Memory Foam Vs Latex Mattresses

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Tempur-Pedic really helped create the explosive growth of memory foam mattresses.  Before that company got going, no one really considered getting a memory foam mattress.  Now it’s one of the top brands in the industry and memory foam as a category has taken up a huge chunk of the overall mattress market.

Latex mattresses are starting to catch on, but there are much fewer options at this point when compared to memory foam.  People are starting to wonder what the main differences are between the two mattress types so they can figure out which might be a better fit for them.  I’m getting an increasing number of “memory foam vs latex” questions as of late.  In this article, I’ll try to highlight the important differences, so that you can have a pretty clear idea in your head which type might be best for you.


The feel of each type of mattress can depend on various factors.  For example, a low density memory foam mattress will feel different from a high density mattress.  Generally, however, memory foam will feel more like you are sinking into the mattress.  It has a slow-moving feel, almost like quicksand (see our Layla review for an example).  This “giving in” means the foam is conforming nicely to your body shape and relieving pressure points.  I’ve noticed that some people really love this feel, while others really aren’t a big fan.  With latex, you get pressure relief, but you don’t feel that you are necessarily sleeping “in” the mattress.  You feel more like you are sleeping “on” the mattress.  People like latex because you get the pressure relief sensation of memory foam without that real sinking in feeling.  Latex also feels more resilient and bouncy than memory foam.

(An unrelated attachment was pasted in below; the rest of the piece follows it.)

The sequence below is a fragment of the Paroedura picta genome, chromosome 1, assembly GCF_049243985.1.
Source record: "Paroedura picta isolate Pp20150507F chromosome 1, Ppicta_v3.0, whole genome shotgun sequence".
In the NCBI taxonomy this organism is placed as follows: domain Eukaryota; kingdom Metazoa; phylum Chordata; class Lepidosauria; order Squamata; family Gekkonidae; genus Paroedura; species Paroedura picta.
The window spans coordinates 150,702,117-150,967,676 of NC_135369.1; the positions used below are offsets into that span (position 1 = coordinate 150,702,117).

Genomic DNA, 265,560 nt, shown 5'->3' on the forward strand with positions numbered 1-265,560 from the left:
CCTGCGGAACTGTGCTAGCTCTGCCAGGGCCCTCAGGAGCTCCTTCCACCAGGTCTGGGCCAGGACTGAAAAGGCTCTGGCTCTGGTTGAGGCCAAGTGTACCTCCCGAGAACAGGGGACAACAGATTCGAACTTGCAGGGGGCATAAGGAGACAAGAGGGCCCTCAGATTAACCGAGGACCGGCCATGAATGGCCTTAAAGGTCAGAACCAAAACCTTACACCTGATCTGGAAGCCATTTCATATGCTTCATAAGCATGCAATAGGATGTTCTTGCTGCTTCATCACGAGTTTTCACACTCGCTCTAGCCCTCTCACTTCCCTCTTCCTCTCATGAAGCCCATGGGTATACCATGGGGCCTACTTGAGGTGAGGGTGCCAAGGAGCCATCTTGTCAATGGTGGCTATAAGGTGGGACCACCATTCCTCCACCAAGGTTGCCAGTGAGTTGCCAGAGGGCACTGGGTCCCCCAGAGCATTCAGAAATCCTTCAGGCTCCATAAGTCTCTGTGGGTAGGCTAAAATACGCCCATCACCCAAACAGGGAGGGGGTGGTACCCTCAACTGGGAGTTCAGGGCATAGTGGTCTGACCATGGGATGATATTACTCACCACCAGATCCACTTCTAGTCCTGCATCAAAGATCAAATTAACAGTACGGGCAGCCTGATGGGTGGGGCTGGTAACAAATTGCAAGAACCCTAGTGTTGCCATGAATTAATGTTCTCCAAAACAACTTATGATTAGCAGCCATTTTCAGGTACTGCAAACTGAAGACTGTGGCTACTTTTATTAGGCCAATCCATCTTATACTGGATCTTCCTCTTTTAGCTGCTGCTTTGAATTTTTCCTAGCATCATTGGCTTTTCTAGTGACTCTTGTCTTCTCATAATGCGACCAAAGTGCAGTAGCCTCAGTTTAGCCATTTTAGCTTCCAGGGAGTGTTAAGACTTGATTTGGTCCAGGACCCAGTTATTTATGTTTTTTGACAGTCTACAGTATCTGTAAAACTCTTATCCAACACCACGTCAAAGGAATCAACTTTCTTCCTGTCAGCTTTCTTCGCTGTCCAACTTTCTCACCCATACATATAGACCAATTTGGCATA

Advantage: Depends On Your Preferences

Sleeping Hot Issue

A common complaint with memory foam mattresses is that they often can “sleep hot.”  This just means that the sleeping surface can feel hotter than people normally would want.  That is because of the chemical composition of memory foam.  Some manufacturers are getting really smart at addressing this, so the newer memory foam models that are coming out don’t really face this issue as much.

Because of the composition of latex, “sleeping hot” is much less of an issue than with memory foam.  The sleeping surface of latex mattresses (where latex is the comfort layer) tends to be much more regulated and cool naturally.

Advantage: Latex


Memory foam tends to be very slow-moving.  If you move around, the mattress will take a bit of time to go back to its original form.  This phenomenon can vary depending on a few factors.  However, one can generally say memory foam is not so resilient or bouncy.  Latex, on the other hand, is known for how resilient and bouncy it is.  People like this about latex because it makes it great for sexual activities.

Advantage: Latex

Motion Isolation

Motion isolation can be important if you sleep with a partner.  It essentially means that if one person moves around in the bed, the other person can’t feel the movement.  Memory foam, especially high-density memory foam, is tremendous with motion isolation.  Latex is also good for motion isolation, but it is definitely not as good as memory foam.